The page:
How to Waterproof Your Basement

a basement
  • 72-168 hours
  • Advanced
  • 200-400
What You'll Need
Cold chisel
Light brush
Epoxy or latex
Garden hose
Pointing trowel
Work gloves
Hand cleaner
Spray nozzle
Star drill
Wire brush
Waterproofing mix
Chipping chisel
Stiff brush
Weep pipe

Basement walls are well known for weeping and leaking. All that moisture can cause big problems. The good news is that you can waterproof your basement with a few basic steps. In order to protect it, you will need to stop leaks and seepage, repair holes and cracks, waterproof the walls and floors, and pack a leaking floor joint. Follow the procedures outlined in this DIY article to save both waste and effort while achieving superior results.

Stopping Leaks and Seepage

There are three basic causes of seepage and cracks in basements. First, the original workmanship may be poor. Second, the house may have settled, causing cracks in either the floor or walls. Finally, water pressure from the outside may have accumulated and forced water through the walls.

Such leaks are easy to detect. Moisture often begins to seep at the area where the floor and walls join, or along cracks that may appear in the wall or floor.

Repairing Cracks and Holes Before Waterproofing

basement with white walls

If there are no holes or cracks in the basement walls, you can apply a waterproofing compound directly to the walls by steps described later in this article. Almost all basement leaks are caused by either cracks or holes in the walls or floors. They should be repaired before waterproofing is applied.

Step 1 - Clean and Patch

You can usually fill hairline cracks with a regular waterproofing mix; however, cracks larger than 1/8-inch should be cleaned and patched before you apply the waterproof mix.

Source Waterproofing Mortar on Amazon

Step 2 - Prepare the Mortar

You can purchase special epoxy and latex cement formulas for mortaring small repairs or for brushing on as a waterproof coating. For a large repair job, you should mix your own mortar before applying the waterproofing coat. Mortar for filling holes and cracks in cement basement walls or concrete block walls is usually made by mixing 1 part cement and 2 parts fine sand with just enough water to make a stiff mortar.

Step 3 - Chip a Dovetail Groove

If water is seeping under pressure, you must chip-out a dovetail groove along the entire length of the cracked area. Use a regular chipping chisel and hammer or a cold chisel to make a dovetail groove. The carved space provides a holding area for the new mortar. An incorrect groove allows the mortar to fall from the repaired area when it dries.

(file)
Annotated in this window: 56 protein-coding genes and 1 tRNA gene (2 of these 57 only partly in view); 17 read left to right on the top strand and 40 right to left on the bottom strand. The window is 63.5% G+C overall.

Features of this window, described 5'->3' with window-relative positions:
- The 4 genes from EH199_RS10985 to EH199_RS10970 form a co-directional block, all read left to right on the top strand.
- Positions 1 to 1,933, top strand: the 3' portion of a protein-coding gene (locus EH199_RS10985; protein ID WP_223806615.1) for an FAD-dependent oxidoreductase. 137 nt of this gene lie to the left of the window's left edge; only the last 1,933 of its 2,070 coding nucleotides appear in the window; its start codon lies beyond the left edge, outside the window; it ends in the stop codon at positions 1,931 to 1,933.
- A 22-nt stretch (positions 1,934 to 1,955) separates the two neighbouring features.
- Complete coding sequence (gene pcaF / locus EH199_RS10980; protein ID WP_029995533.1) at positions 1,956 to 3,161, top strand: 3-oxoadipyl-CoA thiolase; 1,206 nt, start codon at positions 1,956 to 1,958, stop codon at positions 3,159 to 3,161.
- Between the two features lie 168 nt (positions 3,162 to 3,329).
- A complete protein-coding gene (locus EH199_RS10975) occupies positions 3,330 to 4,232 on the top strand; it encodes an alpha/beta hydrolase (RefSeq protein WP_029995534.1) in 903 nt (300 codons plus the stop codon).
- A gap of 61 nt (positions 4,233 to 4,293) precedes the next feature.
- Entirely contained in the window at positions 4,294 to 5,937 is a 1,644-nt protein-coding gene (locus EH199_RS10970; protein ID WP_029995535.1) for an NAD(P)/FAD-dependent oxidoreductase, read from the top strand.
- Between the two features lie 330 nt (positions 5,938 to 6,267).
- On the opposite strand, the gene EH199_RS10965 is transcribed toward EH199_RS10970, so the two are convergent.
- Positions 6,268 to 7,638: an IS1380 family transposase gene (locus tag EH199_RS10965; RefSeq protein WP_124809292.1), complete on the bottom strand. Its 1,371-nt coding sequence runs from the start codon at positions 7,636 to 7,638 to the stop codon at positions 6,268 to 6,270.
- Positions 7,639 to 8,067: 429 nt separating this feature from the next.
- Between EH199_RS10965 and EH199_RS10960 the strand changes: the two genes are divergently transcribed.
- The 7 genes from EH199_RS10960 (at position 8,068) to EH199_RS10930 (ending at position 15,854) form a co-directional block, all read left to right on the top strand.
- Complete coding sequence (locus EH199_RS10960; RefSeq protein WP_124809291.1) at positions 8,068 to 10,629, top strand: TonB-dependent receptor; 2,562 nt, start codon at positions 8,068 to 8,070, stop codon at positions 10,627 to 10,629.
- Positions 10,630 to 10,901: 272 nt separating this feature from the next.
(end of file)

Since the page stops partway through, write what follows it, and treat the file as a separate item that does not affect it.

Step 4 - Apply the Mortar

Force the mixture of mortar cement into the crack with an ordinary trowel or putty knife. Doing so should correct the problem; however, if outside pressure is forcing water through the wall, the problem is often extremely difficult to correct.

Step 5 - Repair the Rest of the Concrete

Repair holes in a concrete or concrete block wall in the same manner. Chip-out the faulty or broken area in a dovetail shape. The dovetail cut provides a holding edge for the new mortar.

When the faulty cement around the edge of the hole has been completely chipped away, fill the hole with the same mortar mix that was recommended for filling cracks. Apply the mortar to the newly formed groove and smooth it with an ordinary trowel. Ensure that the mortar is pressed into all parts of the hole, leaving no air pockets.

Closing Cracks and Holes

concrete floor

Step 1 - Insert Weep Pipe

You may need to position a weep pipe through the wall to permit the outside water that is trapped against the wall under pressure to escape. In many cases, the weep pipe need only be temporary. In other cases, it is necessary to leave it in place and drain the water away with either a basement sewer trap or a sump pump.

Insert the weep pipe at the point where the wall and the floor join, or at the point where the pressure is greatest. Use regular patching mortar to fill the crack, starting at the top and working toward the bottom. Doing so creates a more secure mortar bond.

Step 2 - Fill the Crack